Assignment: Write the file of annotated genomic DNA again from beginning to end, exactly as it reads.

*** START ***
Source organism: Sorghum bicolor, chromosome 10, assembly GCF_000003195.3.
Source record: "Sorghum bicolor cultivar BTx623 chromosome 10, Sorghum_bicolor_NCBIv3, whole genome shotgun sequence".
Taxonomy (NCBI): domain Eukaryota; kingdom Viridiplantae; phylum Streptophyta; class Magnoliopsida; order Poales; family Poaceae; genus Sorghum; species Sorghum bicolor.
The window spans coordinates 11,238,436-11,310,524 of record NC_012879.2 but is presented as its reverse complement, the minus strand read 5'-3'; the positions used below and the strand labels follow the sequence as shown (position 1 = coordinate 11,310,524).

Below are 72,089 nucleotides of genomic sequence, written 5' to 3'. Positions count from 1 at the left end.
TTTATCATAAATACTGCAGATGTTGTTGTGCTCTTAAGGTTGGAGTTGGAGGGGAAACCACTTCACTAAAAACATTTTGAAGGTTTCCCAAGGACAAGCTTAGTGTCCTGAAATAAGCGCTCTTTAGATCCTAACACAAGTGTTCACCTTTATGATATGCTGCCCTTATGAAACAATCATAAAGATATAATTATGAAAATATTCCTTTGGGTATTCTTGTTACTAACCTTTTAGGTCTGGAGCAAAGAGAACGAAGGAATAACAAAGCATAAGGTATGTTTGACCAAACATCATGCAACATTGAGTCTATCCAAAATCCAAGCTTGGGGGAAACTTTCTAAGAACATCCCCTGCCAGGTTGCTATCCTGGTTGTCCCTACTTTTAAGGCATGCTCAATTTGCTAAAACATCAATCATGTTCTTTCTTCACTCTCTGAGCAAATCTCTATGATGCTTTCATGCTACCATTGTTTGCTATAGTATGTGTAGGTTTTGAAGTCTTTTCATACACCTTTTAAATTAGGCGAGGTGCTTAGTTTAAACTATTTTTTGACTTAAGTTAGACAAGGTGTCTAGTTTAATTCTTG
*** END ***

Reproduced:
Source organism: Sorghum bicolor, chromosome 10, assembly GCF_000003195.3.
Source record: "Sorghum bicolor cultivar BTx623 chromosome 10, Sorghum_bicolor_NCBIv3, whole genome shotgun sequence".
Taxonomy (NCBI): domain Eukaryota; kingdom Viridiplantae; phylum Streptophyta; class Magnoliopsida; order Poales; family Poaceae; genus Sorghum; species Sorghum bicolor.
The window spans coordinates 11,238,436-11,310,524 of record NC_012879.2 but is presented as its reverse complement, the minus strand read 5'-3'; the positions used below and the strand labels follow the sequence as shown (position 1 = coordinate 11,310,524).

Below are 72,089 nucleotides of genomic sequence, written 5' to 3'. Positions count from 1 at the left end.
TTTATCATAAATACTGCAGATGTTGTTGTGCTCTTAAGGTTGGAGTTGGAGGGGAAACCACTTCACTAAAAACATTTTGAAGGTTTCCCAAGGACAAGCTTAGTGTCCTGAAATAAGCGCTCTTTAGATCCTAACACAAGTGTTCACCTTTATGATATGCTGCCCTTATGAAACAATCATAAAGATATAATTATGAAAATATTCCTTTGGGTATTCTTGTTACTAACCTTTTAGGTCTGGAGCAAAGAGAACGAAGGAATAACAAAGCATAAGGTATGTTTGACCAAACATCATGCAACATTGAGTCTATCCAAAATCCAAGCTTGGGGGAAACTTTCTAAGAACATCCCCTGCCAGGTTGCTATCCTGGTTGTCCCTACTTTTAAGGCATGCTCAATTTGCTAAAACATCAATCATGTTCTTTCTTCACTCTCTGAGCAAATCTCTATGATGCTTTCATGCTACCATTGTTTGCTATAGTATGTGTAGGTTTTGAAGTCTTTTCATACACCTTTTAAATTAGGCGAGGTGCTTAGTTTAAACTATTTTTTGACTTAAGTTAGACAAGGTGTCTAGTTTAATTCTTG